HUNDREDS of families in Oxford devastated by the coronavirus crisis are still struggling to put food on the table, community groups have warned.

Since the first lockdown in March, a wave of restrictions, furloughs and job losses has swept through the city, leaving many on reduced or no income.

An army of volunteers stepped forward to help deliver food parcels and collect prescriptions, in what was thought to be a short-term emergency.

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But nine months on, the picture remains bleak for those reeling from job losses and unable to afford food, fuel and other basic essentials.

Nabila Qureshi, director of Oxford Mutual Aid which delivers weekly food parcels to 200 homes, said: “Covid has cost hundreds of thousands of people their jobs and they still have families to feed.”

She warned: “This crisis is going to get worse before it gets better.”

Food parcel packing in Oxford. Picture: Ed Nix

Even before Covid, one in four children in Oxford was living in poverty but the problem has been aggravated by the fall-out from the virus.

The number of people claiming unemployment benefits shot up by more than 80 per cent between March and April, and latest figures show it is now even higher.

With more redundancies predicted, community groups on the frontline say their work is just as crucial now, as when the pandemic first hit.

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The families delivered to by Oxford Mutual Aid include 187 children and 30 babies.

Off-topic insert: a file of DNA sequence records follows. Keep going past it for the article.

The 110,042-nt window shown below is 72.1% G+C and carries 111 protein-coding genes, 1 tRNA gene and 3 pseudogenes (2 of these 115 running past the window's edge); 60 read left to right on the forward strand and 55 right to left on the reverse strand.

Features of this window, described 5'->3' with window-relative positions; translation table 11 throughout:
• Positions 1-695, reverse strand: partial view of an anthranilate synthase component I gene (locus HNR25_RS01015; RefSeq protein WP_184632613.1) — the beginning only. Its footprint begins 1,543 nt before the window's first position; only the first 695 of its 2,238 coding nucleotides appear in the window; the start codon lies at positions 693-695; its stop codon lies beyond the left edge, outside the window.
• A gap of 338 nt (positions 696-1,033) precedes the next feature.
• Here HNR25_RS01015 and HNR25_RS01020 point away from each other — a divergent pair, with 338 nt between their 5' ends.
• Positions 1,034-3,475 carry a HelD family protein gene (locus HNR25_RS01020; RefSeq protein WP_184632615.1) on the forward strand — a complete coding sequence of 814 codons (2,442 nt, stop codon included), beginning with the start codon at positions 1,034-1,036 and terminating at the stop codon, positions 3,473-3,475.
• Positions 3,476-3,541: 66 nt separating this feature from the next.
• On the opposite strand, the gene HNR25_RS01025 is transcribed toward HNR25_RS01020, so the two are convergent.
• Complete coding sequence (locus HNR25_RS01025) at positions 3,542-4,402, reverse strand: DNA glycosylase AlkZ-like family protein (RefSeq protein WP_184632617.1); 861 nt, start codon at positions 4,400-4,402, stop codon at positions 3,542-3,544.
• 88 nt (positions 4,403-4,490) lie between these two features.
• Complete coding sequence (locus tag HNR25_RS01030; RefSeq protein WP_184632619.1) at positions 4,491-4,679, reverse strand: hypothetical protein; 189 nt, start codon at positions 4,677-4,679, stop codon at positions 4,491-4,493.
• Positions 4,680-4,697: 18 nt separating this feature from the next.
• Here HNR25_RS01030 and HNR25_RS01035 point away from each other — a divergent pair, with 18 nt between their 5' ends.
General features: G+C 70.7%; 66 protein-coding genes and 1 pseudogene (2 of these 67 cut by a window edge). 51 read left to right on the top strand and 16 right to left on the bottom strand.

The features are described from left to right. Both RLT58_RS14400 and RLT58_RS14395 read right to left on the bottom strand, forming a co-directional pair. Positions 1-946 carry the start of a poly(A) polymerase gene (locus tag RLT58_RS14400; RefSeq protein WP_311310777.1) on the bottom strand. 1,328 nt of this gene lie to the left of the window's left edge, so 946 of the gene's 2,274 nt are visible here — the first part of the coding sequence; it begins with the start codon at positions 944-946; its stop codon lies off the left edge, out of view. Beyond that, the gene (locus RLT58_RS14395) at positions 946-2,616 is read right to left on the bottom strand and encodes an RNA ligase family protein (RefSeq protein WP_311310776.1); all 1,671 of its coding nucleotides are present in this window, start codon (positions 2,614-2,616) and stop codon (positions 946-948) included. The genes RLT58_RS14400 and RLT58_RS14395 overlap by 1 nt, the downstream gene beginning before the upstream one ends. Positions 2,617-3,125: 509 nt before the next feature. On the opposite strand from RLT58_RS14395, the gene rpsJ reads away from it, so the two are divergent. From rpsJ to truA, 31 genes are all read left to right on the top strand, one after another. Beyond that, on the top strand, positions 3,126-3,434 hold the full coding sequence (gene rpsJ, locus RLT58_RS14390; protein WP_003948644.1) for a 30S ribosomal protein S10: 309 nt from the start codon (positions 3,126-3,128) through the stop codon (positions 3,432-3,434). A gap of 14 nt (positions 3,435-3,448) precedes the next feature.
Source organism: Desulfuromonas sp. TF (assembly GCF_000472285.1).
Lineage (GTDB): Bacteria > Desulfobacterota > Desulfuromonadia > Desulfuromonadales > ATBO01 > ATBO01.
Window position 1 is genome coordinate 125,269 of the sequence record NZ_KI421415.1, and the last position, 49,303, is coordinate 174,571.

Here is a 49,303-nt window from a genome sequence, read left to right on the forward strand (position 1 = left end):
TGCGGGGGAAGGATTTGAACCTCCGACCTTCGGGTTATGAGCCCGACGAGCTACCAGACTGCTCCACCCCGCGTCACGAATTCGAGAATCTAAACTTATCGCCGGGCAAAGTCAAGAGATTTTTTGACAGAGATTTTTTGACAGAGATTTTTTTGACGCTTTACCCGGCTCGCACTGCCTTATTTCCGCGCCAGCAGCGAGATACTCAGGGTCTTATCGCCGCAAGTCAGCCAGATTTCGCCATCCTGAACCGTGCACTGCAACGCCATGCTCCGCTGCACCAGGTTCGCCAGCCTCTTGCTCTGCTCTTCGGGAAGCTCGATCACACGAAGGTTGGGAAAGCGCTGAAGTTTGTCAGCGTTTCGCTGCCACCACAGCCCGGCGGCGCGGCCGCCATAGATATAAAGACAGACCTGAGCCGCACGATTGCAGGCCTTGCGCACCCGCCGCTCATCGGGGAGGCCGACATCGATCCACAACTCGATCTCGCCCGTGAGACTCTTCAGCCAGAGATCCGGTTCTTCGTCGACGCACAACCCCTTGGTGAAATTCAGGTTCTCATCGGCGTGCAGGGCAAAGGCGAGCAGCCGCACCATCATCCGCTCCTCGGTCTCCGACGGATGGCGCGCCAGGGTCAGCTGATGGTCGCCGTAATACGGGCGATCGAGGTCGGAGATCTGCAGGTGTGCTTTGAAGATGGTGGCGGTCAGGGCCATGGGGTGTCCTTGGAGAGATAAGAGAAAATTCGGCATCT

Another 50 homes are on the waiting list for the food parcels, which also include toiletries, cleaning products, nappies and formula milk – items which Ms Qureshi says many simply cannot afford.

The team, which tries to respond to urgent cases within hours, has also sent out more than 200 emergency food packages since October.

During the lockdown in November, it reported a sharp rise in requests from residents and referrals via GPs, social workers and other support workers.

Volunteers for Oxford Mutual Aid.

It also supplies more than 400 reheatable meals every week, working with other local organisations such as Lady Margaret Hall college and The Kings Centre under the Kitchen Collective scheme.

Another group on the frontline is Oxford Community Action, run by volunteers from Oxford’s Black, Asian and minority ethnic (BAME) communities.

It has gone from delivering food parcels to about 40 families a week in April, to packing and sending out 400 of the packages from a hall in Cowley.

According to co-founder Mujahid Hamidi, some families are reluctant to ask for help.

He said: “There’s a lot of pride in communities and among people who are struggling.

Mujahid Hamidi, left, and Hassan Sabrie of Oxford Community Action. Picture: Ed Nix

“We overcome that, by making sure the food would be delivered by people from their own communities, so, it looks like their friend just came round and dropped some food off.”

One mum-of-three in Oxford said that she was left penniless after her husband walked out during lockdown after emptying their joint bank account.

But after applying for universal credit, she was told it would take five weeks before any money came through.

“Social services asked us if there was anything we could do to help,” recalls Sue Holden, who heads Barton Community Association (BCA).

Sue Holden. Picture: Ed Nix

“We were on her doorstep within an hour, with food, teddy bears, activity packs and reading books and we made sure she was looked after, every single week.”

This is just one of many cases where the group has stepped in to help, since Covid-19 struck.

At the height of the first lockdown, it supplied almost 300 food parcels a week to families across the city.

Eighty people have signed up for the scheme since it launched in September.